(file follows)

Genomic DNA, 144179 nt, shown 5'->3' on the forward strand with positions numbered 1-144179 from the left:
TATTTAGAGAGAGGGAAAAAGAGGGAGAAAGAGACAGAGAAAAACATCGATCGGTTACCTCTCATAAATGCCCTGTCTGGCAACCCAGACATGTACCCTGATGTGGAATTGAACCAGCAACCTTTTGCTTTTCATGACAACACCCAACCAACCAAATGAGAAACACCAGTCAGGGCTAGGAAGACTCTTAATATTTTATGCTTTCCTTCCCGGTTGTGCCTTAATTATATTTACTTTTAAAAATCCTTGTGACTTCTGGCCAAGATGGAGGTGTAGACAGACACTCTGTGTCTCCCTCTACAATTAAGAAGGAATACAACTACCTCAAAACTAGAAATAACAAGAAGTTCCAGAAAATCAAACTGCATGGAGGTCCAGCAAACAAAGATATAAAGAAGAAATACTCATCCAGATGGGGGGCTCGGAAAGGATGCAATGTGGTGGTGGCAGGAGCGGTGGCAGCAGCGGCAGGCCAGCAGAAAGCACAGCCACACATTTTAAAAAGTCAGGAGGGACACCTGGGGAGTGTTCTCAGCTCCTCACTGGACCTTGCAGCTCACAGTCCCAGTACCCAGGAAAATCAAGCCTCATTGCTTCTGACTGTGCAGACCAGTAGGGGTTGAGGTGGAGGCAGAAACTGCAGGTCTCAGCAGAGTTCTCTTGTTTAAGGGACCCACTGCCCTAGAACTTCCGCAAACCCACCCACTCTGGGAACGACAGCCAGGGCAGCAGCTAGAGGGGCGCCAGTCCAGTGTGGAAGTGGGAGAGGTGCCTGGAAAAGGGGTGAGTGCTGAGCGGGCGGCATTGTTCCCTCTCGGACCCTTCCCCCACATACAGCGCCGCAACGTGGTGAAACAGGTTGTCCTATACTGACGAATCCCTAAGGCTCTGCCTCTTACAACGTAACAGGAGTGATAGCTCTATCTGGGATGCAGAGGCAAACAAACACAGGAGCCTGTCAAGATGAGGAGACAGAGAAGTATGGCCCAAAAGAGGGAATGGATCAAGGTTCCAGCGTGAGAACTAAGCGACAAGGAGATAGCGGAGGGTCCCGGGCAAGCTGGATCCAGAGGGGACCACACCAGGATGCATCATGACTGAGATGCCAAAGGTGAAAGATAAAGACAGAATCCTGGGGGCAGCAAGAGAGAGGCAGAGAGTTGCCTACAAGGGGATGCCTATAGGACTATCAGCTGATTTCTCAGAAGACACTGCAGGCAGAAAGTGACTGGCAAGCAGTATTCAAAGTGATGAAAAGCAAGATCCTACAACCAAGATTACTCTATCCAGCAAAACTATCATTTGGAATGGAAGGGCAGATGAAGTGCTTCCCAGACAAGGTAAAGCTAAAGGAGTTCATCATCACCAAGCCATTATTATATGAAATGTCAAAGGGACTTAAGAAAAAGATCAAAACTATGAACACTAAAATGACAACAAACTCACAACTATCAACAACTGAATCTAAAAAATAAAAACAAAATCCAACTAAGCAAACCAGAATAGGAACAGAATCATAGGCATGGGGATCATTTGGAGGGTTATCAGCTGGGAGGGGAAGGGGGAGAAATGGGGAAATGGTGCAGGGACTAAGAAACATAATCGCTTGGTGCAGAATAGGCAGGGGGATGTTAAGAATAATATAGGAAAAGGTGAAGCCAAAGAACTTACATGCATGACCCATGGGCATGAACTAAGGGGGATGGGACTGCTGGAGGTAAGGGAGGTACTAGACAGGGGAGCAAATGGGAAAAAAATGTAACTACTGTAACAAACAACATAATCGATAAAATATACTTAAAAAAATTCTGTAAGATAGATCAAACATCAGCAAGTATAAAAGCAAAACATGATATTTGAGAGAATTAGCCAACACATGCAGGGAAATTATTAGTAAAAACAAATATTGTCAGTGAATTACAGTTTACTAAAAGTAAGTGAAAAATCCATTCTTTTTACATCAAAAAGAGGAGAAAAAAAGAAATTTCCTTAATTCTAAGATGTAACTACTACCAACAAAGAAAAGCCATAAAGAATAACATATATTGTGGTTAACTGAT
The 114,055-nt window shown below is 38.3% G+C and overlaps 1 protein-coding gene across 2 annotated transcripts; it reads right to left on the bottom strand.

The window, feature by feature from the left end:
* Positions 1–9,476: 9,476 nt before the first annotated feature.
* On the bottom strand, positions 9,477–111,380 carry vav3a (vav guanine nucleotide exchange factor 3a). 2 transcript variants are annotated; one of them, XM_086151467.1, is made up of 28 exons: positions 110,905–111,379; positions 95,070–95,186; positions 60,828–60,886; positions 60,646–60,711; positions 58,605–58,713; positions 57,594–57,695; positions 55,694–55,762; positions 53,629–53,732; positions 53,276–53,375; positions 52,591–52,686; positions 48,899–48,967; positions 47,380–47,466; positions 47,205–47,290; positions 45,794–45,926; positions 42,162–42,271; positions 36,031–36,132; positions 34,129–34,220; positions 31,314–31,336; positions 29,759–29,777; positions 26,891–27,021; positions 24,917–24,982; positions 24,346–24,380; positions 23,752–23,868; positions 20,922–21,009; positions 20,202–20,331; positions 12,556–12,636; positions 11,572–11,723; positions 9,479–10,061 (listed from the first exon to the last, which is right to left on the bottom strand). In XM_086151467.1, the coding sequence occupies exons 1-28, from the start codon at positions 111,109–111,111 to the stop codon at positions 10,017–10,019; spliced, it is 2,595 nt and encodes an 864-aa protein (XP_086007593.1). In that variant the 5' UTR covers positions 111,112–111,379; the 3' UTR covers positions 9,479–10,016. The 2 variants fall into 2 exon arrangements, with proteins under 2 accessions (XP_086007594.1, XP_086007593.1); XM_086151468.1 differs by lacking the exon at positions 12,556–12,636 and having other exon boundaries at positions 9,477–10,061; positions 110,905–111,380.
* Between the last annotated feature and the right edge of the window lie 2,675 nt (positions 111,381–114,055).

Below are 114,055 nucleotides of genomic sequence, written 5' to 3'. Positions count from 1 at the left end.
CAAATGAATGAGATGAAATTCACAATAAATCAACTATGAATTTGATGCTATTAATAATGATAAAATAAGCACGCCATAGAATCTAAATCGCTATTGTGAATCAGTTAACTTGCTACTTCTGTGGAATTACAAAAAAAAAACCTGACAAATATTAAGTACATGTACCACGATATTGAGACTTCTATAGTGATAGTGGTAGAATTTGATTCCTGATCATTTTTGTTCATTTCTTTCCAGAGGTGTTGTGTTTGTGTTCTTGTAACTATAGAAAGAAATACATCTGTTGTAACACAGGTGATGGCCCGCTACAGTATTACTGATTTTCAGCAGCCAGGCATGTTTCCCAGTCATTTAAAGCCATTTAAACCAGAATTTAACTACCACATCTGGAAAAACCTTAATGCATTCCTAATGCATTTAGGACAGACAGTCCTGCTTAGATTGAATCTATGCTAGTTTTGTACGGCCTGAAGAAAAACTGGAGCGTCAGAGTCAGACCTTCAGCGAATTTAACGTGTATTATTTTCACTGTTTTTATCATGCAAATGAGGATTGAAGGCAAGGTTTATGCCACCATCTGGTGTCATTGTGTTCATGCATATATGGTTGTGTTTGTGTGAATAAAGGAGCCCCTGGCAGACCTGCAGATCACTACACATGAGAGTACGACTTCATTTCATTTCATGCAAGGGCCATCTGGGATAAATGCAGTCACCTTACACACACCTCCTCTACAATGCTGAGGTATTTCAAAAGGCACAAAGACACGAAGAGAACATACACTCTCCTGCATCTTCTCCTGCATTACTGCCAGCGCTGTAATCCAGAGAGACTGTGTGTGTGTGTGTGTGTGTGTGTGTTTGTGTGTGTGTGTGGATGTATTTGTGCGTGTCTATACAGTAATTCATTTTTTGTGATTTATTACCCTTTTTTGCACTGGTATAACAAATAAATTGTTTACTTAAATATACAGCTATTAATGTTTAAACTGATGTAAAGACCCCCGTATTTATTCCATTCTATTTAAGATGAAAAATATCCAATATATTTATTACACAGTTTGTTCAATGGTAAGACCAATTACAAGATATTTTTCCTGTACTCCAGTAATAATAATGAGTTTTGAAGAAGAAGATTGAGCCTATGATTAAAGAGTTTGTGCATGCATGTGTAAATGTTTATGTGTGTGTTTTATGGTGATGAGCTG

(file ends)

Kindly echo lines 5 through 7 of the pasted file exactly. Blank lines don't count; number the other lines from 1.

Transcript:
* Positions 1–9,476: 9,476 nt before the first annotated feature.
* On the bottom strand, positions 9,477–111,380 carry vav3a (vav guanine nucleotide exchange factor 3a). 2 transcript variants are annotated; one of them, XM_086151467.1, is made up of 28 exons: positions 110,905–111,379; positions 95,070–95,186; positions 60,828–60,886; positions 60,646–60,711; positions 58,605–58,713; positions 57,594–57,695; positions 55,694–55,762; positions 53,629–53,732; positions 53,276–53,375; positions 52,591–52,686; positions 48,899–48,967; positions 47,380–47,466; positions 47,205–47,290; positions 45,794–45,926; positions 42,162–42,271; positions 36,031–36,132; positions 34,129–34,220; positions 31,314–31,336; positions 29,759–29,777; positions 26,891–27,021; positions 24,917–24,982; positions 24,346–24,380; positions 23,752–23,868; positions 20,922–21,009; positions 20,202–20,331; positions 12,556–12,636; positions 11,572–11,723; positions 9,479–10,061 (listed from the first exon to the last, which is right to left on the bottom strand). In XM_086151467.1, the coding sequence occupies exons 1-28, from the start codon at positions 111,109–111,111 to the stop codon at positions 10,017–10,019; spliced, it is 2,595 nt and encodes an 864-aa protein (XP_086007593.1). In that variant the 5' UTR covers positions 111,112–111,379; the 3' UTR covers positions 9,479–10,016. The 2 variants fall into 2 exon arrangements, with proteins under 2 accessions (XP_086007594.1, XP_086007593.1); XM_086151468.1 differs by lacking the exon at positions 12,556–12,636 and having other exon boundaries at positions 9,477–10,061; positions 110,905–111,380.
* Between the last annotated feature and the right edge of the window lie 2,675 nt (positions 111,381–114,055).